Albuminuria and Heart Disease Linked Only in White Diabetics

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Albuminuria is strongly associated with the severity of calcified atherosclerotic plaque (CP) in white but not black individuals with type 2 diabetes, according to a new study. 

The study explored ethnic-specific relationships between albuminuria and CP involving the aorta and the coronary and carotid arteries in 1,228 subjects with type 2 diabetes: 835 Caucasians and 393 African Americans.

Adjusting for age, gender, glomerular filtration rate (GFR), and BMI, albuminuria was significantly associated with CP only in whites. Furthermore, ethnic differences in the relationship between proteinuria and atherosclerosis persisted after adjustment for BP, smoking, lipid levels and use of ACE inhibitors or angiotensin receptor blockers.

“Proteinuria, a long accepted indicator of heart disease risk, has far less impact in blacks than it does in whites,” said lead investigator Barry Freedman, MD, Professor and Chief of Nephrology at Wake Forest University School of Medicine in Winston-Salem, N.C. “It is widely believed that the more protein in a patient's urine, the greater the risk for heart disease and stroke, and this is true [only] in white populations.”

Dr. Freedman added: “There may be biological factors predisposing whites to develop atherosclerosis, or conversely, there may be biological factors that protect blacks from developing atherosclerosis.”

In the general community, black diabetics have more heart disease risk factors than whites, including higher BP, higher LDL cholesterol levels, and higher blood sugar levels than white diabetics. As such, blacks face overall higher risks for myocardial infarction (MI) and stroke. 

Dr. Freedman, however, cited large studies showing that, despite having more risk factors for atherosclerotic plaque, black men have significantly less calcium in their coronary arteries compared with white men.  In addition, diabetic blacks with access to equivalent health care as whites face only half the risk of suffering an MI, indicating that blacks appear to be somewhat protected from the cardiovascular effects of these risk factors.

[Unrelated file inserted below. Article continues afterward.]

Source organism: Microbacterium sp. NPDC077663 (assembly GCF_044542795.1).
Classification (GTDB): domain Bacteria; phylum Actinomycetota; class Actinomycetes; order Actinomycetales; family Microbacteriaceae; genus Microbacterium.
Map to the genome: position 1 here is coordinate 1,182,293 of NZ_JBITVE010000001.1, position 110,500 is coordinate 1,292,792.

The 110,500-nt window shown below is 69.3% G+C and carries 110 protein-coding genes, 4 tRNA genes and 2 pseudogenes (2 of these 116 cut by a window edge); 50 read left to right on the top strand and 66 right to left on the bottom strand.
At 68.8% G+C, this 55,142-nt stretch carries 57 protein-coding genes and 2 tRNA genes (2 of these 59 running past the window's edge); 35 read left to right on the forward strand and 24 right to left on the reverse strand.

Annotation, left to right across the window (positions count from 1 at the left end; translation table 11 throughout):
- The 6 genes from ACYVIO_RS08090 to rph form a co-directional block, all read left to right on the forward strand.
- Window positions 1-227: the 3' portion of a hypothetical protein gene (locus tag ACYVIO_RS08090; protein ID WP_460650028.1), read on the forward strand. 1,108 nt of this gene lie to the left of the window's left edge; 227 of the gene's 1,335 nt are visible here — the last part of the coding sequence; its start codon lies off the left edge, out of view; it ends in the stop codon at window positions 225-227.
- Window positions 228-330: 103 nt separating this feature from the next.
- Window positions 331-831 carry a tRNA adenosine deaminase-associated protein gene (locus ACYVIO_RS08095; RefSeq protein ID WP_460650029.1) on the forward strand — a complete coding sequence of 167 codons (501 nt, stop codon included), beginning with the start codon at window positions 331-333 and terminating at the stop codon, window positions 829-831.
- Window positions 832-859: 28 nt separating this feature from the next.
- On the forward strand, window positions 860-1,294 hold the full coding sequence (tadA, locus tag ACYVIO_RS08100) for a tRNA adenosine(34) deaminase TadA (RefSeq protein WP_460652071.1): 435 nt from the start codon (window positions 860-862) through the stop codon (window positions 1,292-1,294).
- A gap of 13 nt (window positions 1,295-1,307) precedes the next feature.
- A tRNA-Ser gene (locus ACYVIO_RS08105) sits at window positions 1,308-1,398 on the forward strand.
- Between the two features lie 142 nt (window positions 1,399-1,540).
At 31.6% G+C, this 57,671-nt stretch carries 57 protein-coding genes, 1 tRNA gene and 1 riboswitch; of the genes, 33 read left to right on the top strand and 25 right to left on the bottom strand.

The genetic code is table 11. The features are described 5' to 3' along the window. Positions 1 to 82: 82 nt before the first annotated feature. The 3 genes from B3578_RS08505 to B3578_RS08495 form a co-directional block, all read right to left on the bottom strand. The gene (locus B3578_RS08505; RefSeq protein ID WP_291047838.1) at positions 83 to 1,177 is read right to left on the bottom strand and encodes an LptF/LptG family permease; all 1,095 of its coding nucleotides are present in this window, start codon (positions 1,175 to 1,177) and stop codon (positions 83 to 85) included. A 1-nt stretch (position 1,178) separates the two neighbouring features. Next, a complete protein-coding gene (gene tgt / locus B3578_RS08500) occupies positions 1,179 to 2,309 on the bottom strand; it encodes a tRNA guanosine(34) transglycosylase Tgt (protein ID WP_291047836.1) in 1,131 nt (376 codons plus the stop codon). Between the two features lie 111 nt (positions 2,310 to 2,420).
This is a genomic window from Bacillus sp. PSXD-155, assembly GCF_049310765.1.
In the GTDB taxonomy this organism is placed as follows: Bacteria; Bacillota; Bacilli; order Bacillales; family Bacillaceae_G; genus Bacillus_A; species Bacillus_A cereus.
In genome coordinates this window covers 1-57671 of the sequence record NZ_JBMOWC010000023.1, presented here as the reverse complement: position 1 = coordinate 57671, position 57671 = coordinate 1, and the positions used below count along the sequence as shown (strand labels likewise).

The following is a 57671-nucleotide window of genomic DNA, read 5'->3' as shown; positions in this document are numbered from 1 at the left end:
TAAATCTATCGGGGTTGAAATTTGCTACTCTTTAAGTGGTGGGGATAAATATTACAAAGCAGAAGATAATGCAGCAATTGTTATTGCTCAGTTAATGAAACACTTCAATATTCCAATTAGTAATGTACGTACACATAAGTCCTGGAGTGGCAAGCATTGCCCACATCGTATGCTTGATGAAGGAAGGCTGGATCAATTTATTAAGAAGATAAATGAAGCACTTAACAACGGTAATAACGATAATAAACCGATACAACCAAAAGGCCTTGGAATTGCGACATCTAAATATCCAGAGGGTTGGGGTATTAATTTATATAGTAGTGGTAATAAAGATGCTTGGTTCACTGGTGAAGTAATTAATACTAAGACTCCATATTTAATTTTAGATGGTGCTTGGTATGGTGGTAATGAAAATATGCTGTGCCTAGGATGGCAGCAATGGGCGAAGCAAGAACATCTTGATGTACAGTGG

“Nephrologists need to understand that the effects of atherosclerotic risk factors, including those associated with kidney disease, may have differential impacts across ethnic groups,” Dr. Freedman told Renal & Urology News.

“We think that this study provides clues for detecting genes that lead to atherosclerosis in all populations. However, we expect the risk variants in these genes will more often be present in European Americans versus African Americans. Proteinuria is not an equivalent risk factor for heart disease between blacks and whites.  Biologically, this is a clue that proteinuria has different effects in various ethnic groups.”

Patients with type 2 diabetes were recruited from internal medicine clinics and community advertising for this study.  The mean age of African American participants was 56.7 years, compared with 61.7 years among European Americans. Diabetes durations were 10.4 years and 10.0 years, respectively.

The new report, published in Diabetes Care (2010;33:131-138), is the first to demonstrate ethnic differences in the effect of proteinuria, an accepted CVD factor, on development of atherosclerosis.  Dr. Freedman and his colleagues propose that there may be inherited factors in whites that contribute to their higher CVD or protective inherited factors in blacks.

The next phase of this study, known as the African American-Diabetes Heart Study, will attempt to identify gene variants that play a protective role against heart disease in blacks and/or variants that predispose whites to heart disease. “There are factors beyond environment exposure that lead to the development of heart disease,” Dr. Freedman said.

The vast majority of diabetic patients who develop end-stage renal disease and start dialysis have proteinuria for a number of years. Black patients, however, generally live longer on dialysis and have fewer MIs, despite having more risk factors and typically being seen by nephrologists later in the course of their kidney disease than their white peers.

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